I’ve written before about what shooting film means to me, and I almost always have a film camera in my bag alongside my digital arsenal. I find it relaxing. In many ways it becomes something of a ritual for me. Loading the film. Advancing the frames. Resetting the counter. Taking my time. Doing my best to make every frame count. Don’t even get me started on barricading myself in the darkroom for hours on end. I know that a lot of photographers talk about “making” photos rather than “taking” them, but nothing brings that sentiment home for me more than shooting film. Thankfully, there are legions of photographers out there who still enjoy shooting film– even if just occasionally– which means that there are still companies catering to our need for the film experience. One such company is Lomography, a website dedicated to cameras, films, lenses, and accessories. I recently had the chance to build and test their Konstruktor DIY Kit.
Last Friday, I had the opportunity to attend the Need Light? Speedlite! Tour in Toronto, Canada.
The Need Light? Speedlite! Tour is presented by MZed – Education for Creatives and is traveling to 32 cities across the United States between now and the end of May (with one more stop in Canada in Vancouver) – click here for dates.
The tour is a full day workshop ($99) that focuses on portrait lighting with speedlites with instructors Stephen Eastwood and Bob Davis. At the end of the day, participants have the opportunity to apply the techniques they have learned to photograph live models with their own cameras.
There is also an evening hands on master class ($279 with the daytime workshop) that includes hands on instruction from Stephen and Bob.
To find out more – hit the jump.
I’ve mentioned the importance of mobile battery backup and charging in a few articles recently (see 10 Travel Photography Essentials and 10 Tips for Better Photography Conventions & Trade Shows), so I decided it was finally time to start taking my own advice. Let’s face it– “getting away from it all” sounds great in theory, but the reality is that most of the time we have to stay connected. And while location shooting, travel, trade shows, chasing down new business, and shuttling my kid from one activity to the next can all be fun and rewarding, they do tend to drain the life force out of phones, tablets, and laptops pretty quickly. While a car charger obviously helps, it doesn’t come anywhere close to solving the problem. That’s why I decided to try the Anker 2nd Generation Astro3 12000 mAh External Battery Charger. In a sleek- lightweight package only slightly bigger than my iPhone, this thing really packs a punch. [Read more…]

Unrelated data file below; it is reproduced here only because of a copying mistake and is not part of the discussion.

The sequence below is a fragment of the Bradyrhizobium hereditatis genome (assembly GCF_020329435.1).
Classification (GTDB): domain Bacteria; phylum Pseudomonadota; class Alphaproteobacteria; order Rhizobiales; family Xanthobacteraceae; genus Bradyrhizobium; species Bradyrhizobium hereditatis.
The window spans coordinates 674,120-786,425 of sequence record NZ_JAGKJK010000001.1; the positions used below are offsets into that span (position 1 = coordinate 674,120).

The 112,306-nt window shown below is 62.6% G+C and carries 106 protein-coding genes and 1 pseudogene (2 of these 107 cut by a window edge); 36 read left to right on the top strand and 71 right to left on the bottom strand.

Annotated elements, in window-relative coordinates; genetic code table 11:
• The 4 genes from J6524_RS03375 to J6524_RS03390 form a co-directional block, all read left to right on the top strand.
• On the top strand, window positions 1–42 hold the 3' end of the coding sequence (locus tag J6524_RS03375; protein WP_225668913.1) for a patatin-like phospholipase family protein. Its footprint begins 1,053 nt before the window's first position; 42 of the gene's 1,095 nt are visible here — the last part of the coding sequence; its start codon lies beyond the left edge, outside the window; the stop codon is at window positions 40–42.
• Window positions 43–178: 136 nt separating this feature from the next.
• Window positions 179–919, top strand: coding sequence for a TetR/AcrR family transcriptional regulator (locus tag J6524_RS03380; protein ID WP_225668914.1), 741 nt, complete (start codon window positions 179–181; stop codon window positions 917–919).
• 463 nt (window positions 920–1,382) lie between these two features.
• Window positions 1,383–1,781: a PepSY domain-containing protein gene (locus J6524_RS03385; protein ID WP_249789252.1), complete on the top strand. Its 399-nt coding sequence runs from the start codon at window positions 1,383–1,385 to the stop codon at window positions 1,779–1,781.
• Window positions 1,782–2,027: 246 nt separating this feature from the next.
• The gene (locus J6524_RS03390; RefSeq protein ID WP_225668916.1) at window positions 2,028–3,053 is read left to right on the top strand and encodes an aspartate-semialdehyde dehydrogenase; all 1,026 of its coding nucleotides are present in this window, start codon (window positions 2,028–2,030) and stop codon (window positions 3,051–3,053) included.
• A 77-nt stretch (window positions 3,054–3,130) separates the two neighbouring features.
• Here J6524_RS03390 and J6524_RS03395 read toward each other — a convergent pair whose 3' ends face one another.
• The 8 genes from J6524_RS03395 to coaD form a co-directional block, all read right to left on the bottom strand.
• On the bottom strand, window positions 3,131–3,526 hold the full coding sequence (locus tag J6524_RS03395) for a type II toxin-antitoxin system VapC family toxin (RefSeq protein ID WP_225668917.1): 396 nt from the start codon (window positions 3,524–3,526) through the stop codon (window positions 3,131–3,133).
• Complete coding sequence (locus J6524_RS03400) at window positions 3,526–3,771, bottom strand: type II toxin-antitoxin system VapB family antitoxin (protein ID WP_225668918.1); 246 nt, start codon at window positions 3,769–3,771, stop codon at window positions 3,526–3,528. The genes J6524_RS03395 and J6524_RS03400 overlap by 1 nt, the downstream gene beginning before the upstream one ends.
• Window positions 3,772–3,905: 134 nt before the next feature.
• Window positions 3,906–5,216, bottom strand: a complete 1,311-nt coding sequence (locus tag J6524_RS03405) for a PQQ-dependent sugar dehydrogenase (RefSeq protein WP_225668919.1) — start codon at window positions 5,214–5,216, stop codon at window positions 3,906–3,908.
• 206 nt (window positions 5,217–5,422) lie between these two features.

In last week’s article, we went through a selection of the top Android photography apps for serious smartphone photographers to capture and edit photos.
In this article, I am going to go through a selection of the best Android photography apps that I have found useful for planning my photography.
My GoPro and I have hit a bit of a rocky stretch in our relationship. I’m not sure yet if we’re heading for divorce, but we’re defiantly not newlyweds anymore.
But it’s not just the technical problems I’ve been having with my GoPro that have been bothering me – we’ve kind of drifted apart artistically as well.
G-technology is no stranger to mass storage. The company is leading the market when it come to high performance storage for creative people. The G-Dock ev with Thunderbolt is one of those storage devices. It’s has everything you’d expect from a device aimed at creative professionals and also those who see themselves as such; It’s extremely well built, looks “pro” and works as it should – fantastically. (I guess you can tell where this review is going to go… we love it!) [Read more…]
So, you really are at that last second and still don’t have anything to put under the tree? These 6 downloadable books will do the trick.
Just go down to any of the grocery. book, 7/11 stores that sell a thumb key and put a book there wrapped nicely. And you’re good.
I tried covering everything from lighting, set-ups, gear and just general photography. Paid and free, I hope you’ll enjoy the list. [Read more…]
It occurred to me recently that I’ve been a regular contributor here at DIY Photography for four months, and I’ve yet to actually write anything DIY-related. So, before anybody notices and rats me out to the boss, today’s the day I bring a little DIY to the table– compliments of a Chanukah gift from my 12-year-old son.
This particular man-cub is one of the most thoughtful people I know, which is one of the reasons he gets so pissed off every year around the holidays and my birthday over the high price of camera-related goodies. He wants to do something nice and can’t afford it. This year, though, he was bound and determined, and let me tell you– that kid of mine struck gold. For about twenty bucks, he got me the Recesky TLR DIY Camera Kit.
I have been hearing a lot of buzz about the Sigma 35mm f/1.4 for a while now, but up until now, I haven’t had the chance to try one out on a real gig.
As a pro photographer, I learned a long time ago that it is a bad idea to make photo gear decisions based on cost – it’s just better to buy the best equipment for the job.
But in this case, it’s pretty hard to argue with a lens that costs about half of its name brand competitors.
In this article I’ll share my hands on experience with the Sigma 35mm f/1.4 lens and some sample photos.